Car reviews - Toyota - Paseo - coupe
Easy to drive, look at, sit in and operate economical, reliable, durable and maintain
Room for improvement
No sports car
23 Jul 2003
TOYOTA launched the original Paseo in 1991, establishing the two- door, four-passenger coupe as a nice car with no vices - but also with no excitement. It was discontinued in 1999.
The Paseo is the coupe version of the Tercel, a small front-wheel drive economy sedan that sits above the Starlet yet below the Corolla in some markets, though not in Australia.
In December, 1995, Toyota released the second generation Paseo to continue the tradition of a sporty yet undemanding and utterly reliable coupe that appeals to the image-conscious.
So the latest series Paseo is a little difficult to pick from the original, even though the sheet-metal is all new, not just a facelift.
The styling surgeon's scalpel produced a tauter, trimmer Paseo.
For a car with sporting pretensions, the Mk2 Paseo's drop in power may not seem like a move in the right direction.
The "Eco-Sport" 1.5-litre, twin cam, 16-valve engine is a heavily reworked version of the old unit yet produces less power than before - down from 74kW to 69kW - at 5400rpm compared to 6400rpm. But maximum torque has increased from 124Nm to 136Nm.
The end result is a car that is even easier to drive than before, which is just what Paseo buyers want, especially as the extra torque better suits the optional, popular automatic.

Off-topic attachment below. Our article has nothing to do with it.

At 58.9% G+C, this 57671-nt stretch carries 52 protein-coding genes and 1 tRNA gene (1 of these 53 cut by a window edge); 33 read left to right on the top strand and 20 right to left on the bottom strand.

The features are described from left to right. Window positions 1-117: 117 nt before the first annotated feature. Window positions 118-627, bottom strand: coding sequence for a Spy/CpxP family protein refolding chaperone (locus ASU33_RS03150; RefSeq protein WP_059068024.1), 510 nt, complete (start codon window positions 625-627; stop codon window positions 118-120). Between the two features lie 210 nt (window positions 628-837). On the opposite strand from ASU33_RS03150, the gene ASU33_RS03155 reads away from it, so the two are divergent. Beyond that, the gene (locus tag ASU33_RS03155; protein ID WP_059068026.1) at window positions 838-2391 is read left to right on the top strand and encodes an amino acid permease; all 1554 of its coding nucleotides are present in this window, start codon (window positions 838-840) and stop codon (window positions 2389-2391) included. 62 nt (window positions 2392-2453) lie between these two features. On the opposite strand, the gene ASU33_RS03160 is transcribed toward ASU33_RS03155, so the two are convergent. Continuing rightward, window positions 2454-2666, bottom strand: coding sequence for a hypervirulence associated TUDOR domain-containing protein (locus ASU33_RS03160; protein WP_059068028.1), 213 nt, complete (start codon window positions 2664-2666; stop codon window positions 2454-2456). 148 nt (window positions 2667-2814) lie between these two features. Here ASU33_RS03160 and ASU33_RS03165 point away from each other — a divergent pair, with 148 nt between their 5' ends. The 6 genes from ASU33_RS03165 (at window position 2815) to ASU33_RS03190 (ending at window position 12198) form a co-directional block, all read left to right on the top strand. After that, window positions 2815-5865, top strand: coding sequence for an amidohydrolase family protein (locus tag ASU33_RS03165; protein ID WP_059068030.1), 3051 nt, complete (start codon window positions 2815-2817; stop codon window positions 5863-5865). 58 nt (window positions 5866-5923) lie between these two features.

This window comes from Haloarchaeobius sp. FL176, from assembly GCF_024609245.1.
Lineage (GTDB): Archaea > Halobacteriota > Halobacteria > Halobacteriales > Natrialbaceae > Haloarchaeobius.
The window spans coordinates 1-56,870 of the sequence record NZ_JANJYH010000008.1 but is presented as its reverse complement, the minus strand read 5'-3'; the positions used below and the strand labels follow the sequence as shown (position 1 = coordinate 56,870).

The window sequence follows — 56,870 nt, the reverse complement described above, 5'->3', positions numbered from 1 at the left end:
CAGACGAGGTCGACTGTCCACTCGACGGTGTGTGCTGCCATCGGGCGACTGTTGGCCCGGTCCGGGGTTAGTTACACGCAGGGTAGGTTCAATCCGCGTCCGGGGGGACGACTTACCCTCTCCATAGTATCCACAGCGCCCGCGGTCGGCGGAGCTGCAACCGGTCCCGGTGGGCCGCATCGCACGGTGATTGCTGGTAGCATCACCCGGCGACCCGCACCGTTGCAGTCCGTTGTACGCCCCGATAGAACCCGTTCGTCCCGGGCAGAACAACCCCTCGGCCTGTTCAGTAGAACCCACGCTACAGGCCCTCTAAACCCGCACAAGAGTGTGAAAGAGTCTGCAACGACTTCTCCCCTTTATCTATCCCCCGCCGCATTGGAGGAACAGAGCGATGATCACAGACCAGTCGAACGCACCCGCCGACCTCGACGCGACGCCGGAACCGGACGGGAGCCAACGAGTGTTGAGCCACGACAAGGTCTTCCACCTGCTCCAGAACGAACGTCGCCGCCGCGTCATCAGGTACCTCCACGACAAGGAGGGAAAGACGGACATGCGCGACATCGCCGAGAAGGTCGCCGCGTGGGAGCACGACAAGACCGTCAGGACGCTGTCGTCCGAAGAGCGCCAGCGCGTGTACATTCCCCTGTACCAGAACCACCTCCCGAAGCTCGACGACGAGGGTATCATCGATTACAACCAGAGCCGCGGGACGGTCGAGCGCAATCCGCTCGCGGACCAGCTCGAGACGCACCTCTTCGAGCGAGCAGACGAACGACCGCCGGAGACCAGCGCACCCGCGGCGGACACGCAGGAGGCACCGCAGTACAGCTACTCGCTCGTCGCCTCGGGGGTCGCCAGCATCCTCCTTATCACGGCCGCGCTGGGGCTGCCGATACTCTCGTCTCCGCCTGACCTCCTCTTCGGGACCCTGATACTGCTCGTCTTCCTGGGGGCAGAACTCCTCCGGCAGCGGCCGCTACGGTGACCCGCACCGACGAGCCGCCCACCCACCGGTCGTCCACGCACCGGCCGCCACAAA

Although this car is never going to win the traffic light grand prix, around town the Paseo is quite responsive and quick enough for overtaking on the open road.
Paseo's fuel consumption is outstandingly thrifty - but then again it is based on the outstandingly thrifty econocar.
For those worried about blemishes, Toyota claims the second generation Paseo has a stronger body thanks to a rework of the basic structure that makes it safer in a collision. The pyrotechnic seatbelt pretensioners were a first for any Toyota sold here.
Airbags and anti-lock brakes are options.
The more rigid structure provides better all-round protection while also helping make the car quiet and more dynamic on the road.
The Paseo absorbs road bumps without excessive noise being transmitted into the cabin while the ride is soft and pliant.
The handling is secure and predictable but never sports-car exciting while the engine speed-sensitive steering is weighted nicely.
The rather dull cabin betrays the Paseo's humble origins, save for the smart white instrumentation.
There is adequate room for two only with an ideal driving position available via cushion-tilt and height-adjustable steering. The seats start to lose their support on long journeys.
Rear seat passengers must endure cramped quarters, often doubled- up with head bowed under the rear window, which gets very hot in the sun. The seat folds down in one piece to increase luggage space.
Do not expect generous equipment levels. The single-model Paseo comes standard with power windows and mirrors, central locking, a radio/cassette player and rear spoiler.
Accessories like a sunroof, CD-player and air-conditioning are extra-cost items while factory-fitted alloy wheels were not even listed as an option.
Being an imported Toyota, the Paseo benefits from A1 build quality and outstanding reliability.
Nevertheless, since many were purchased new by young, perhaps inexperienced drivers, a thorough body check for accident damage is necessary.
Insist on service records to avoid buying a neglected example and always make sure a mechanical inspection is carried out.
The Paseo is what the Celica was in the 1970s - a car that puts style over dynamic substance. But the small coupe has other virtues such as outstanding reliability, economy and quality.
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